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PSYCHOPATHOLOGY AND THERAPIES

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Introduction

MARK SUFFOLK GROUP A PSYCHOPATHOLOGY AND THERAPIES There are different therapies available in psychopathology. All treatments are supposed to benefit the patient. However as therapists charge for these services it is sometimes unclear how much of the treatment is for the benefit of the patient and how much is for the therapist, because of this ethical issues arise. One approach is psychoanalysis. The main technique is free association, the patient is encouraged to talk freely about their childhood and relationships. The aim of psychoanalysis is to make people happier and better adjusted, and as the patient is talking freely the patient is actively involved in the process. However a problem is that the therapy is difficult to evaluate as happiness is hard to measure. It is also important to note that patients are paying a lot of money to a psychoanalysist and it isn't obvious when the treatment should cease. The treatment could last for years therefore this raises the issue of who is getting the most benefit the patient or the therapist. Patients also have to give consent to the therapy at the beginning, because of this the patient sometimes feels obliged to carry on with the treatment even if they are not happy to do so. ...read more.

Middle

Behaviourists use classical conditioning techniques for the treatment of phobias. One such technique is flooding. The patient is overloaded with whatever stimulus the patient is afraid of. However there is a great deal of stress involved to the patient as the fear of the stimulus is too great, and consequently many patients cannot handle flooding. In some instances a different technique is employed called counter conditioning. This technique is used in a gradual way known as systematic desensitisation. This involves the patient establishing a fear hierarchy of what is acceptable. The patient and therapist work through the fear hierarchy and when the patient is relaxed at one stage the patient moves onto the next. This is less stressful to the patient as they are in control before they move on to the next stage. This has also been used with success by big companies such as British Airways and London Zoo as a cure for phobias. Based on the principles of operant conditioning, institutions often use a token economy system. It is used as a way of modifying behaviour. If the patient is deemed to have behaved in a positive way they are given tokens which can be exchanged for various treats such as time watching television or cigarettes. ...read more.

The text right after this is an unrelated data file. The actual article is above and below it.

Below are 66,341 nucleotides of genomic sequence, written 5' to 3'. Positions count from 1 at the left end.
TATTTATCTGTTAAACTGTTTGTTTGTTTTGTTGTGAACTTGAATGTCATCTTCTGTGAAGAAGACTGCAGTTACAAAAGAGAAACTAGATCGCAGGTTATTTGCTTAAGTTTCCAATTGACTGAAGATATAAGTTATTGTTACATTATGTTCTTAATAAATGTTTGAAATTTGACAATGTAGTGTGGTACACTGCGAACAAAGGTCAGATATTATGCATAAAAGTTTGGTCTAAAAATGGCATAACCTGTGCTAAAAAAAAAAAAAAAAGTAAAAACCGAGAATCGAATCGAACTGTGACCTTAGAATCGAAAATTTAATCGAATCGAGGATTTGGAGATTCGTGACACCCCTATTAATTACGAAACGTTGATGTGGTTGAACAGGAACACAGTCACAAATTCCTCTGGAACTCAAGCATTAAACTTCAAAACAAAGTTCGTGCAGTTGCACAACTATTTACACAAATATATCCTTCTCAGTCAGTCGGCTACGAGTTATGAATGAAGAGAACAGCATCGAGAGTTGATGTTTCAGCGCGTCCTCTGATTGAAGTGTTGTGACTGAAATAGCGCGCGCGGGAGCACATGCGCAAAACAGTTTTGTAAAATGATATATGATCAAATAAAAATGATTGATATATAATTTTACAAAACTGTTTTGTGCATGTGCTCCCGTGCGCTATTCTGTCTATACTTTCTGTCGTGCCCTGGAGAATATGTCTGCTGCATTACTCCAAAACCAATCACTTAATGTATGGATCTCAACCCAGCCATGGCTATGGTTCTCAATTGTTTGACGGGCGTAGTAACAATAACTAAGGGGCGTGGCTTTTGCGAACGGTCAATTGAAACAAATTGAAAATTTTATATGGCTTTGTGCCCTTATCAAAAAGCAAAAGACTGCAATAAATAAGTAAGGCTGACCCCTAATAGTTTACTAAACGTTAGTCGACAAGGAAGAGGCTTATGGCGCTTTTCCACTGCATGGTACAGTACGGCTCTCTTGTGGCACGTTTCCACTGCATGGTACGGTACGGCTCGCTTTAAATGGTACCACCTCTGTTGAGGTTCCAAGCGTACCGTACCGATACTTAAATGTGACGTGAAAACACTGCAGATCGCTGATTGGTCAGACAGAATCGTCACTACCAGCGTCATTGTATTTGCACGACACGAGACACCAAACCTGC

Conclusion

They have a vested interest in convincing people of the need for these drugs by advertising results of trials that support their drug, however S.A.N.E have compared research on Prozac and Seroxat and found that in a majority of cases a placebo worked just as well. A.D.H.D is increasingly diagnosed in children, particularly in the USA. These children are then prescribed drugs, however many people argue that these children are just naughty and they have parents with poor parenting skills. These drugs are given to calm these children down, but there is a risk of long term damage to these children. Thomas Szas argued that metal illness is a myth. He stated that you can have brain disease but it should be called that, as the mind is not physical it cannot be sick. Szaz also argued that maybe people just have a problem with living. At the present time there are a variety of therapies available. However there isn't a proper way for patients and therapists to evaluate the strengths and weaknesses of these treatments. Holmes argued that there is the need for a professional framework to help patients and therapists make an informed choice about which form of treatment is suitable for a particular person. ...read more.

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